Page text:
To this end, the provisions of the World Heritage Convention and the Operational Guidelines for the Implementation of the World Heritage Convention request States Parties ‘to ensure that effective and active measures are taken for the protection, conservation and presentation of the cultural and natural heritage situated on’ (Convention text Article 5.) their territory. States Parties are further requested to ensure that appropriate impact assessments are being carried out as a pre-requisite for development projects that are planned for implementation within or around a World Heritage property (OG 118.bis) and are invited to inform the World Heritage Committee, through UNESCO, of their intention to undertake or to authorize in an area protected under the Convention projects, which may affect the Outstanding Universal Value of a World Heritage property(OG 172). In addition, States Parties and other stakeholders need to ensure overall sustainability of the renewable energy projects, in accordance with the sustainable development principles, in line with the UNESCO Policy on the integration of a sustainable development perspective into the processes of the World Heritage Convention.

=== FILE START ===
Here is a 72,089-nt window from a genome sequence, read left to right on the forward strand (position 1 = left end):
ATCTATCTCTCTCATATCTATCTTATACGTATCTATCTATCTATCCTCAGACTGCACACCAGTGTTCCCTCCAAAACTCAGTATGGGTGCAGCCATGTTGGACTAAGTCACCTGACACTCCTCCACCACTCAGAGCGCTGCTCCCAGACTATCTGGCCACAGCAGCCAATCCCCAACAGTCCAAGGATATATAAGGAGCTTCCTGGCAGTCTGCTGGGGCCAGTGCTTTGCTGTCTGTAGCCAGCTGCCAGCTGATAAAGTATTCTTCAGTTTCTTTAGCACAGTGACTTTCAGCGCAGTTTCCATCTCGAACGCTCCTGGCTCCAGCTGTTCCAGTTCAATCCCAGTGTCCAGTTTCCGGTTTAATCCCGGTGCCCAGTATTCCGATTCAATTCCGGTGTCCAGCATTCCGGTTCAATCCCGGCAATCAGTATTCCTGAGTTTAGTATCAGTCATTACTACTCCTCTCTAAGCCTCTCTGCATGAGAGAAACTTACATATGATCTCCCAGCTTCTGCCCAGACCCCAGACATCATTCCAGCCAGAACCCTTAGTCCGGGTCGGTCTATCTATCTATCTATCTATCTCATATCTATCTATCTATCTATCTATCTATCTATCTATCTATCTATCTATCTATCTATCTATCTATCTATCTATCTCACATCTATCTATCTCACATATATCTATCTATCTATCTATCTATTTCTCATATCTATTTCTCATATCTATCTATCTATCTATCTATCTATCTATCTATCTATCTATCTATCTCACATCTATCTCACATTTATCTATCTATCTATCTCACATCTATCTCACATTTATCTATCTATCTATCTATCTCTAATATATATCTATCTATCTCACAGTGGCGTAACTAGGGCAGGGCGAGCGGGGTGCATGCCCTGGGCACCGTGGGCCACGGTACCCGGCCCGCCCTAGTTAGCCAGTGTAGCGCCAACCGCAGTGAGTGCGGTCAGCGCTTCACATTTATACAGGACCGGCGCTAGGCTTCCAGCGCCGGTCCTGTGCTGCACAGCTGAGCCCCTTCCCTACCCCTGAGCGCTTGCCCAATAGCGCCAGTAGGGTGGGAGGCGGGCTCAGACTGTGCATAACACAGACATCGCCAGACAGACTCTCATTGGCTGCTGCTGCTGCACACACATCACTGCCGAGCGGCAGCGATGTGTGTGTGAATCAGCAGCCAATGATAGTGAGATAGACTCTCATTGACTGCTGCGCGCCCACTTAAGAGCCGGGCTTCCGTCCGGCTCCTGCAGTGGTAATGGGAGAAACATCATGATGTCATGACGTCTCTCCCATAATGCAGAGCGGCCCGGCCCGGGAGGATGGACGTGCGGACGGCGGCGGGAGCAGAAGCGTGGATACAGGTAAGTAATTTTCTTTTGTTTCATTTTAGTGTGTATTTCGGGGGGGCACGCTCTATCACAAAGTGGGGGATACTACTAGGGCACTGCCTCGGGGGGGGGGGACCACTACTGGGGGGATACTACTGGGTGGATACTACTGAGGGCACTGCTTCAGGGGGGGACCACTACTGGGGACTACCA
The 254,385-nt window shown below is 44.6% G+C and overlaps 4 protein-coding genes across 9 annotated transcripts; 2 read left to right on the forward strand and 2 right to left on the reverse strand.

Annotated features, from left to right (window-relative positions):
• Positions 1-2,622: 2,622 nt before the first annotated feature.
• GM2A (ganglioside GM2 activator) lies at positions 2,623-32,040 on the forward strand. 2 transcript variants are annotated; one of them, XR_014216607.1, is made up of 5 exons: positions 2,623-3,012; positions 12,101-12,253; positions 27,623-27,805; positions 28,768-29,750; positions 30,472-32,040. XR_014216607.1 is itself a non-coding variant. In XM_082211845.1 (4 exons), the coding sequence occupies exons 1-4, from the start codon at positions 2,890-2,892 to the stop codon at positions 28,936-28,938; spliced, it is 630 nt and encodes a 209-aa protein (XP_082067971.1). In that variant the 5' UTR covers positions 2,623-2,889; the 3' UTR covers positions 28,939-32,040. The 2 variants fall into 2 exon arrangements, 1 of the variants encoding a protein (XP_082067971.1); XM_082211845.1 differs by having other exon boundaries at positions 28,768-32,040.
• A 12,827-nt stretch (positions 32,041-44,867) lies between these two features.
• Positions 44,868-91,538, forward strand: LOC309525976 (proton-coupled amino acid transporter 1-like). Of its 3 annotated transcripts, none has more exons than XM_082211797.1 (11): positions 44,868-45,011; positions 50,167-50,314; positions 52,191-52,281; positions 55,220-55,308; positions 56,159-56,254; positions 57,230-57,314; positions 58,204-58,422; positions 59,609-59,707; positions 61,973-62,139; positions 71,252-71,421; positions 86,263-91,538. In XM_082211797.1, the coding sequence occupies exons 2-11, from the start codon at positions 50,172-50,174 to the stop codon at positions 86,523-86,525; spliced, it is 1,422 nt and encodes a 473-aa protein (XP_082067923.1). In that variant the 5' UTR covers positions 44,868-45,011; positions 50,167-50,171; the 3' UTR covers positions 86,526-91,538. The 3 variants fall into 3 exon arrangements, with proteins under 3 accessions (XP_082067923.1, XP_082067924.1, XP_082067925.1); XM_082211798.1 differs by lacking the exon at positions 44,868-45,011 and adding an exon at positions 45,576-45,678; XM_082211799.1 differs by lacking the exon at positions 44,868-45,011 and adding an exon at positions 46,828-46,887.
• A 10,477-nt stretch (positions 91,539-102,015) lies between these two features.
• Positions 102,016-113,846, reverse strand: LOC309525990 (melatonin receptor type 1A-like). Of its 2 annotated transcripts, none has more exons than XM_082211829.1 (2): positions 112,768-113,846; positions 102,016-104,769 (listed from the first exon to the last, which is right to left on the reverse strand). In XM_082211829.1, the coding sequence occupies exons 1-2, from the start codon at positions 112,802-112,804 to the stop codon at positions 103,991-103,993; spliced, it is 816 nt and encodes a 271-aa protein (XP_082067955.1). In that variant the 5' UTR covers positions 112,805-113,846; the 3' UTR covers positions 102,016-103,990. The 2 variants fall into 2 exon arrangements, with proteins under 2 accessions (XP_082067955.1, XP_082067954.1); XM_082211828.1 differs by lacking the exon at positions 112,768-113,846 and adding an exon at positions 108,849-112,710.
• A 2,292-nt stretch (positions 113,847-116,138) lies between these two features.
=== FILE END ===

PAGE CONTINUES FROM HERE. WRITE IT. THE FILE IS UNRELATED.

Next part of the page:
Policy on the integration of a sustainable development perspective into the processes of the World Heritage Convention

This policy document was adopted by the General Assembly of States Parties to the World Heritage Convention in 2015. It aims at guiding the States Parties and other stakeholders so that World Heritage processes can actively contribute to the United Nations 2030 Agenda for Sustainable Development and to increase the effectiveness and relevance of the Convention in this regard whilst respecting its primary purpose and mandate of protecting the Outstanding Universal Value of World Heritage properties.